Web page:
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Human Neuron Model of Rett's Syndrome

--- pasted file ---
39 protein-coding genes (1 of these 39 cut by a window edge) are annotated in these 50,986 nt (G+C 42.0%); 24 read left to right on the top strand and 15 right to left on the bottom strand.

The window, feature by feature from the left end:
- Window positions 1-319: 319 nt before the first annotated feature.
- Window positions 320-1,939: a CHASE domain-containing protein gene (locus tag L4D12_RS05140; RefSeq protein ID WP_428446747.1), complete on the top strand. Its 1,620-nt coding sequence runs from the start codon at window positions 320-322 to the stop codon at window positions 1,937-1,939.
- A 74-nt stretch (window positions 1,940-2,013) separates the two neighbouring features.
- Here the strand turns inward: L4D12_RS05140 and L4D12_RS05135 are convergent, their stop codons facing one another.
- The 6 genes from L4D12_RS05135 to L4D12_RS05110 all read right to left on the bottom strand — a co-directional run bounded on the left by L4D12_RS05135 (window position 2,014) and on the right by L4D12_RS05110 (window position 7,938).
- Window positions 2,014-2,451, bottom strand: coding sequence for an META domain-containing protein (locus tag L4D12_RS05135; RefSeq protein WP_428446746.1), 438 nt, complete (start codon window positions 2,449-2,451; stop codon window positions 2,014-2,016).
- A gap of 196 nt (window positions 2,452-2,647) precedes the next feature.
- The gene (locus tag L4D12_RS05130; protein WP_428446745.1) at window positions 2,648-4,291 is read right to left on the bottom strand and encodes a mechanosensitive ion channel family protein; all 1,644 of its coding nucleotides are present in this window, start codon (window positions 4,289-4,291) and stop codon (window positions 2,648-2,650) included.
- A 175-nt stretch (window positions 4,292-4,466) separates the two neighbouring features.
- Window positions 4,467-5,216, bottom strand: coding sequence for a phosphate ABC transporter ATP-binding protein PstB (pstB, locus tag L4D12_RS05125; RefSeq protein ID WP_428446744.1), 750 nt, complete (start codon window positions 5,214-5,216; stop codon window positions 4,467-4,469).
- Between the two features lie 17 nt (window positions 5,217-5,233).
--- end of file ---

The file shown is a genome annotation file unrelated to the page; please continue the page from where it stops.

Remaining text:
Rett Syndrome is a neurodegenerative disorder that affects between 1 in 10,000 and 1 in 15,000 females, and is lethal in males. Symptoms of Rett syndrome include loss of speech, developmental delay, abnormal gait, breathing dysfunction, and seizures. While there is no cure for Rett Syndrome, this disorder is known to be caused by a mutation of the gene that codes for methyl CpG binding protein 2 (MeCP2). Much research has been done on the disorder and the mutated gene, but very little has been in human models. This research utilizes human induced pluripotent stem cells (hIPSCs), which have been modified to contain mutated MeCP2 genes through CRISPR technology, in order to examine the key differences between healthy human excitatory neurons (wild type), and human neurons affected by the mutation that causes Rett syndrome. Although more data is necessary, preliminary results are consistent with the current research, and shows Rett Syndrome neurons are hyperactive in the absence of stimulus compare to wild type neurons, and also influx more calcium than wild type do when exposed to the same stimulus. These findings help confirm pilot findings in human models and add to the growing field of knowledge about the mechanism that causes Rett Syndrome. Further studies that build on this research will hopefully one day lead to a treatment or cure for this disorder.